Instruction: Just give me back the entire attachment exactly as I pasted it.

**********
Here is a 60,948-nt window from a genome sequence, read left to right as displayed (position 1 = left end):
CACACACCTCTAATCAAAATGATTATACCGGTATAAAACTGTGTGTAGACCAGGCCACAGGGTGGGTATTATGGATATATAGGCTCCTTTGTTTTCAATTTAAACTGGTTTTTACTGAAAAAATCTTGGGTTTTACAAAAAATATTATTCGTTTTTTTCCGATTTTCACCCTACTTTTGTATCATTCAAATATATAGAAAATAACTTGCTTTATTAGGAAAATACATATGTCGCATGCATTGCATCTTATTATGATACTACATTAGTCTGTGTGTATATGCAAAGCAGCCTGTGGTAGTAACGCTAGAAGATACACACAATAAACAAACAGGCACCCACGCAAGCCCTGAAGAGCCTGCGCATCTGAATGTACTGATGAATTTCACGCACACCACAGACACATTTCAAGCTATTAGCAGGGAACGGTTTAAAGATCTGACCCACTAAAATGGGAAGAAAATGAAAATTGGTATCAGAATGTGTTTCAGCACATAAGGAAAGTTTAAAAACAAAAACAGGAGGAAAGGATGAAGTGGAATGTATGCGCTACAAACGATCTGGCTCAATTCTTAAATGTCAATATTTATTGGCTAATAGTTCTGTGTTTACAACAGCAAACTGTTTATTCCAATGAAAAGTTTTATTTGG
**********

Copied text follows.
Here is a 60,948-nt window from a genome sequence, read left to right as displayed (position 1 = left end):
CACACACCTCTAATCAAAATGATTATACCGGTATAAAACTGTGTGTAGACCAGGCCACAGGGTGGGTATTATGGATATATAGGCTCCTTTGTTTTCAATTTAAACTGGTTTTTACTGAAAAAATCTTGGGTTTTACAAAAAATATTATTCGTTTTTTTCCGATTTTCACCCTACTTTTGTATCATTCAAATATATAGAAAATAACTTGCTTTATTAGGAAAATACATATGTCGCATGCATTGCATCTTATTATGATACTACATTAGTCTGTGTGTATATGCAAAGCAGCCTGTGGTAGTAACGCTAGAAGATACACACAATAAACAAACAGGCACCCACGCAAGCCCTGAAGAGCCTGCGCATCTGAATGTACTGATGAATTTCACGCACACCACAGACACATTTCAAGCTATTAGCAGGGAACGGTTTAAAGATCTGACCCACTAAAATGGGAAGAAAATGAAAATTGGTATCAGAATGTGTTTCAGCACATAAGGAAAGTTTAAAAACAAAAACAGGAGGAAAGGATGAAGTGGAATGTATGCGCTACAAACGATCTGGCTCAATTCTTAAATGTCAATATTTATTGGCTAATAGTTCTGTGTTTACAACAGCAAACTGTTTATTCCAATGAAAAGTTTTATTTGG